KIGALI (Reuters) - A string of unrelated grenade attacks that killed four people and wounded several others across Rwanda showed the need to reduce the vast number of arms in society available for use by criminals, police said.
The attacks were connected to robberies, personal feuds and, in one instance, two witnesses in a genocide court case were killed, police spokesperson Eric Kayiranga said.
“December was an exceptional month (for attacks but) they are not related. There were three in December and one in January,” Kayiranga told Reuters.
Grenade attacks are common in the Great Lakes, where many of the devices were left over from the region’s many conflicts and are sometimes used to settle scores.
Kayiranga said some weapons were left over from the 1994 genocide in which 800,000 minority Tutsis and politically moderate Hutus were killed.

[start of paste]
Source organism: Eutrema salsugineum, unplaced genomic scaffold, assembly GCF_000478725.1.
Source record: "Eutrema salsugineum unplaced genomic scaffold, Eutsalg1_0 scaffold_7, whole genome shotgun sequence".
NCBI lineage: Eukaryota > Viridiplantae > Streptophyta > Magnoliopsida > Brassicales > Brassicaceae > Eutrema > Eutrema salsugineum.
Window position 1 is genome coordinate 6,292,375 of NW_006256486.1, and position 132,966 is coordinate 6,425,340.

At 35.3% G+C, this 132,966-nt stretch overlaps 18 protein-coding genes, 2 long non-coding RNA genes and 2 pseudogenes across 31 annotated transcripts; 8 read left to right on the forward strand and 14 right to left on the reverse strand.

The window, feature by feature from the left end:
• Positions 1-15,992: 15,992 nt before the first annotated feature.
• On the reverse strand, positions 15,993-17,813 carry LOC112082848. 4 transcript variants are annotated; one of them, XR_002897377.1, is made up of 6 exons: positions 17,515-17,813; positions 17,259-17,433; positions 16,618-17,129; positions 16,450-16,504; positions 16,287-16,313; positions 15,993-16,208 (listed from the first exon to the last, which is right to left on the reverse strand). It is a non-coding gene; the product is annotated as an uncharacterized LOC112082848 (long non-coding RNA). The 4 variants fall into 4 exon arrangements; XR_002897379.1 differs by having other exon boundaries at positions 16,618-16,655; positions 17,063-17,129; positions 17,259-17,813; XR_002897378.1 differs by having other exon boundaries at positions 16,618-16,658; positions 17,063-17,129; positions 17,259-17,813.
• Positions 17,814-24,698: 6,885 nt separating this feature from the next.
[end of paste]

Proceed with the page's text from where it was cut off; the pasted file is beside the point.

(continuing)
“We have been dealing with this by putting in mechanisms for disarmament but we can acknowledge that there are still some few who are keeping arms and in some cases they use them for criminal activities,” he said.
Rwandan security has taken a tough stance under President Paul Kagame, who says it is important to stop revenge attacks arising from the 100-day genocide in a country where many people live near the killers and their families.
A genocide survivor organisation has called for police to introduce stronger mechanisms to protect witnesses.
Freddy Mutanguha, of the genocide survivor organisation IBUKA, said 24 witnesses in genocide court cases were killed last year and more needed to be done to disarm civilians.
“We need the police ... to protect survivors and witnesses,” Mutanguha said. “The police should make sure that civilians are disarmed.”
Last year Rwanda destroyed 30,248 small arms and 70 tonnes of ordnance, including 1,332 hand grenades, according to the website of Mines Advisory Group, an international demining organisation.
Foreign embassies have not issued travel warnings but say they are monitoring the situation closely.